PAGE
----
The Art of Asking and Appreciation

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The Art of Asking and Appreciation

We live in a wonderfully diverse world and one of the greatest benefits of travel is the opportunity to experience different cultures and lifestyles. No one likes to be stereotyped as a “Tacky Tourist” or an “Ugly American.” Yet, people who are polite, patient, and pleasant at home sometimes behave in ways that are inappropriate, rude and offensive during travel. Try these tips to make sure travel etiquette on ship and shore is up to par:

  • Don't expect everything to be the same way it is at home. Embrace the concept that because something is different, it is not funny or wrong. Be receptive to new experiences and new ideas. The more you experience your destination, the more you gain from your travel experience.
  • Learn a few words in the language of your destination. Even if your pronunciation is not perfect, words like good morning, please, and thank you are appreciated. It's easy to find common phrases at www.travelang.com.
  • Actions do speak louder than words. Gestures and non-verbal communication differ from culture to culture. A positive gesture in the U.S. may be offensive in another culture. For instance, making a circle with thumb and index finger to say okay symbolizes something is worthless or obscene in some countries. In many cultures pointing or beckoning with the index finger is insulting. The Internet puts customs of world at your fingertips or read The Simple Guide to Customs & Etiquette, published for many countries worldwide.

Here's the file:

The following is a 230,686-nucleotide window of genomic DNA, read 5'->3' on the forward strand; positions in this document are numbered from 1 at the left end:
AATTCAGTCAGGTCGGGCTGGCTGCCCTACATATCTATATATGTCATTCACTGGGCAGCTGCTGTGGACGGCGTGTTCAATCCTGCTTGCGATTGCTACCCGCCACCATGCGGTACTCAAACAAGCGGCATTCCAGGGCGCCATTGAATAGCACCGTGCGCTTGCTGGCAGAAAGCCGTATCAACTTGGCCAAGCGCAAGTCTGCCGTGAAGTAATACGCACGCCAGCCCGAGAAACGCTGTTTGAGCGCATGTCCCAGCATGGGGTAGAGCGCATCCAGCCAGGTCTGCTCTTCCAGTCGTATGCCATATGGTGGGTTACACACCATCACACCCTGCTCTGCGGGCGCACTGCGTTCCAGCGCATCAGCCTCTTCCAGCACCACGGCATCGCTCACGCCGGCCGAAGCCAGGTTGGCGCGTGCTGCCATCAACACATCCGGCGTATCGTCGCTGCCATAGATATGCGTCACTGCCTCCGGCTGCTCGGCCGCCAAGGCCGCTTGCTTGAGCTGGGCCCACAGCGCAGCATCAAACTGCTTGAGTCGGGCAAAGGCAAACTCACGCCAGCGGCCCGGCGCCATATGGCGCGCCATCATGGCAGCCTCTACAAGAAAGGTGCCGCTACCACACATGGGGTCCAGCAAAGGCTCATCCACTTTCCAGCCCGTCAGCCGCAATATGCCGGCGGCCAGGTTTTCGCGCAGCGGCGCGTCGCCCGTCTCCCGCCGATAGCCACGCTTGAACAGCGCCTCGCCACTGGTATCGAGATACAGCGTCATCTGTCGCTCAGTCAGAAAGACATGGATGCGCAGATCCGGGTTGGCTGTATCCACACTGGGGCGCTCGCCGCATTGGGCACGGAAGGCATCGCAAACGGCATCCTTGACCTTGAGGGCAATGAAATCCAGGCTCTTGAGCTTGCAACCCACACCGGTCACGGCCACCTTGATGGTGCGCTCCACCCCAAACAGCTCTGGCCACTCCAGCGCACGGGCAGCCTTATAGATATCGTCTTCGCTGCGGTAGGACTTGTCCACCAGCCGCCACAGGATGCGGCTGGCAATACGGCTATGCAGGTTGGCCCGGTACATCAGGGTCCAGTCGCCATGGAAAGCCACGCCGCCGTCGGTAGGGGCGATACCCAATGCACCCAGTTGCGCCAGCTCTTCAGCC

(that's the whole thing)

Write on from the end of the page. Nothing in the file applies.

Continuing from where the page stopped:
• Be a considerate smoker. Smoking on most cruise ships is only permitted in designated areas, even on deck. Never throw cigarette or cigar butts overboard. They may be blown back into a lower deck on the ship and start a fire. Avoid dropping cigarette butts or any type of trash on the street in port. Littering is illegal in many countries and may incur a stiff fine.
  • Practice good cruise photo etiquette. Flash photography and videography are not allowed at cruise production shows. Flash photography and video are restricted at many museums. Photography of some private corporate or government locations may violate the law. Photographing people without asking their permission violates personal rights. Ask before aiming the camera.
  • Build relationships. A cruise ship is a unique environment in many ways. Although you will probably never see cruise ship employees again after the cruise, make an effort to get to know those who serve you. Remember their names and chat with them about their life when time permits. When a cruise ship employee goes the extra mile, show appreciation. Write note to the ship's Captain commending their professionalism. Commendations have a significant impact on cruise employee records. When appropriate, tactfully tip a little extra or bring them a small memento from a shopping trip in port.
  • Finally, be generous with “pleases and praise.” Be polite, pleasant and patient when there is a problem or you have a special request. A request accompanied by eye contact and a warm smile and “please” encourages the person to want to help. Demanding and demeaning behavior makes it a secret pleasure to say no. Never threaten. Security on cruise ships, airlines and even on the street is tight and a perceived threat can create problems for a traveler.

       

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